It’s far too common that a strong individual contributor is promoted to a management role and leadership assumes they’ll transition to being an effective people leader on the strength of their prior performance. That mindset typically results in a sink-or-swim situation, where those new managers are left to figure out how to make the transition on their own, without the tools, resources and guidance they need in their new position.
With that in mind, here’s my guide to avoiding management mistakes and being a successful manager in 2023! My hope is that by learning from these common pitfalls, you’ll be equipped to avoid them and find greater success for yourself and your team.
Mistake #1: Ignoring Employee Feedback
Your employees are your first customers. They have in-depth experience with your company, its processes, what works well and what’s causing friction. But sometimes, managers don’t seek out (or, worse, actively ignore) their employees’ valuable feedback and insights.
To me, that’s like steering a ship without a compass.
By disregarding employee ideas, concerns and suggestions, you not only miss out on potential improvements but also create a disengaged and demotivated workforce. Instead, actively encourage employee feedback and be transparent about how you incorporate it into your decision-making.
There are a lot of ways you can do this — physical, anonymous suggestion boxes; skip-level meetings; employee surveys; and more. At my current company, we use an anonymous email system that employees can use to send in any concern or complaint without their name attached to it, if they choose.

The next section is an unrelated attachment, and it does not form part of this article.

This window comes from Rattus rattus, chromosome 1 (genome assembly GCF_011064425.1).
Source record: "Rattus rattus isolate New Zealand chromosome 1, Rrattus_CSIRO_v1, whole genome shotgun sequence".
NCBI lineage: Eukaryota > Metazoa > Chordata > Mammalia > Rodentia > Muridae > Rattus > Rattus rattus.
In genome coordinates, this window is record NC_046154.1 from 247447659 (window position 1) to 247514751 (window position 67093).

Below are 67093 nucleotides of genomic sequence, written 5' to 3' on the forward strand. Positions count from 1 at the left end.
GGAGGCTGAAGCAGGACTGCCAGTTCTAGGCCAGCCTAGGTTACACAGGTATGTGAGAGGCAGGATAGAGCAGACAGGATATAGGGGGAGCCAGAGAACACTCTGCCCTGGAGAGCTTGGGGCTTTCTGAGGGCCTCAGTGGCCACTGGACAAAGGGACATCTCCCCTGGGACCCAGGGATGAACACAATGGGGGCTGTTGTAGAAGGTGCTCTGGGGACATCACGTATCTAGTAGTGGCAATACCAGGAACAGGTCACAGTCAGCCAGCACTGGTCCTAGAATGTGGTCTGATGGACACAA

Bottom line: Make sure your employees feel heard and valued.
Mistake #2: Lack of Clear Communication
Did you ever play telephone growing up? In the workplace, miscommunication can have far more serious consequences. When messages are distorted or important information is withheld, it can lead to significant disruption.
Clear communication is the key to great teamwork and effective decision-making. Look at a company like Zappos, where open and transparent communication is embedded in their corporate culture. It’s a great way to ensure organizational alignment from the top down and keep everyone on the same page, on issues both big and small.
Mistake #3: Micromanagement
Micromanagement is the bane of every employee’s existence. It feels like being held back from professional development and advancement opportunities and often is a sign of either a lack of trust or an overinflated ego. Micromanagers not only drain the creativity and autonomy out of their team members but also limit their own — and their company’s — potential for growth.
It’s usually not intentional, but micromanagers tend to thwart big ideas. When you have someone in a specific role, empower them to do what they do best and encourage them to bring their best new ideas to the table. They may not be what you would come up with but have the humility to accept that that might be a good thing. Trust and autonomy in the workplace make a beautiful pairing.
Mistake #4: Neglecting Work-Life Balance
In the pursuit of success, many managers fall into the trap of neglecting work-life balance. Burning the midnight oil might make you feel like a productivity superhero, but it won’t last long before burnout kicks in.
More and more companies have recognized the importance of emphasizing a healthy work-life balance (it’s even the idea behind my new podcast[LINK]). But it takes more than just a top-down company policy.
Ask yourself: Do you set an example of healthy balance at work? Are you sending work emails in the evening and creating an expectation (implied or otherwise) that your employees should be checking their messages when they’re off the clock?
Set and maintain healthy work-life boundaries for yourself and for your team. By actively promoting employee well-being, you’ll find increased productivity and better overall workplace satisfaction are a natural result.
Mistake #5: Failure to Delegate
You might not think of yourself as a control freak, but especially if you’re a new manager, you might find it hard to transition some of your previous workload to your team. As with micromanagement, a failure to delegate not only burdens you with an overwhelming workload but also robs your team members of growth opportunities.